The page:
An AECL scientist said:

“Historically, whenever you sell a technology to a foreign country, you lose it,”

The government want to sell off the only division at AECL that has large potential to see huge profit in the near future (the Nuclear plant division) while retaining the research division. But that’s not the end of it. The research division will be contracted out. Based on past contract related scandal, contracting out the research division open up huge potential for corruption. Haliburton, Sponsorship Scandal, the “billion dollar with nothing to show for it” Ontario’s Health Contract are just few of the latest and most prominent scandal. Contracting out work especially when it involves research just does not make sense unless you are a lobbyist of contracting firm.

AECL would do better if they are left alone without constant political interference and constantly changing executive officials made up of political appointee of which ever political party happens to be ruling at that time. We can have the brightest scientist and engineers but if the upper management who are indebted to politicians, who are in turn indebted to their campaign contributor, is constantly reorganizing and restructuring the company, then it won’t matter. Politicians who constantly sell profitable or soon to be profitable division (like Mulroney selling off medical isotope division profit to Nordion) to private firms, then public funds will just continue to be wasted.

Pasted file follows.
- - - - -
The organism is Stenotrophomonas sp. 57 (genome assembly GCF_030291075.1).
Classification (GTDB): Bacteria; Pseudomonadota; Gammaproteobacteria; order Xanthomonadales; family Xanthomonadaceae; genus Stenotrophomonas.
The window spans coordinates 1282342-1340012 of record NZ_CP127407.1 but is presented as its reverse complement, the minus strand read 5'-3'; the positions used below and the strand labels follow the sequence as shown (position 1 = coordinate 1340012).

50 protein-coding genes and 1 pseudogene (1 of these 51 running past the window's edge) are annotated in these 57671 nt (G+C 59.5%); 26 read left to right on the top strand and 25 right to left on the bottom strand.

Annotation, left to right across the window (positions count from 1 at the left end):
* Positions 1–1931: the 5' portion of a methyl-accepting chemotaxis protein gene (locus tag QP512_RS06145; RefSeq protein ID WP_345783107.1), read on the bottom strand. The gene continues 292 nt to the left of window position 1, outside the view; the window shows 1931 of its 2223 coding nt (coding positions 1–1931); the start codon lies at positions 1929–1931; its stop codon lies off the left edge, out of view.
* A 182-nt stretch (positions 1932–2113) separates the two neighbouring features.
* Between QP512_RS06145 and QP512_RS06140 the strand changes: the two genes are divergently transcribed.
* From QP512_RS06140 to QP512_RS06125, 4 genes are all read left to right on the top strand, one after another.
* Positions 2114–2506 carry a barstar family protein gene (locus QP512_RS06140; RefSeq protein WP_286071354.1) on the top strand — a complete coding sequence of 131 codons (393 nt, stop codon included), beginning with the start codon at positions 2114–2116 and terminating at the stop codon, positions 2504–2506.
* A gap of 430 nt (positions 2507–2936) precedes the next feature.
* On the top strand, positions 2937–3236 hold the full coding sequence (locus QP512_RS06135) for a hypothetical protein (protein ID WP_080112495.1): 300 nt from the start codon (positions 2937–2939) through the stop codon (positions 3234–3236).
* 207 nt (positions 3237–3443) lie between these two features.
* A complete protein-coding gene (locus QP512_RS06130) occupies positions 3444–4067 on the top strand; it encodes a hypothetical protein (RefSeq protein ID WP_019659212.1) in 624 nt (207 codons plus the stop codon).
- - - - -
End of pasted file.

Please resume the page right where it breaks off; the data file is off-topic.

Harper’s government claim AECL need to be commercialized. But with Canada’s energy future at stake, can we just simply dumb down the value of scientific research to how much profit we can make right now? What’s more troubling is there’s enough evidence that the expected and inevitable nuclear renaissance, and the foothold AECL’s CANDU already have in China and India – two potentially biggest market in the near future, are about to provide AECL with influx of rich revenue. But the government is now rushing to privatize them? This same division is also where AECL get most of its profit right now with the continuous contract in refurbishment of Canada’s nuclear plant fleet.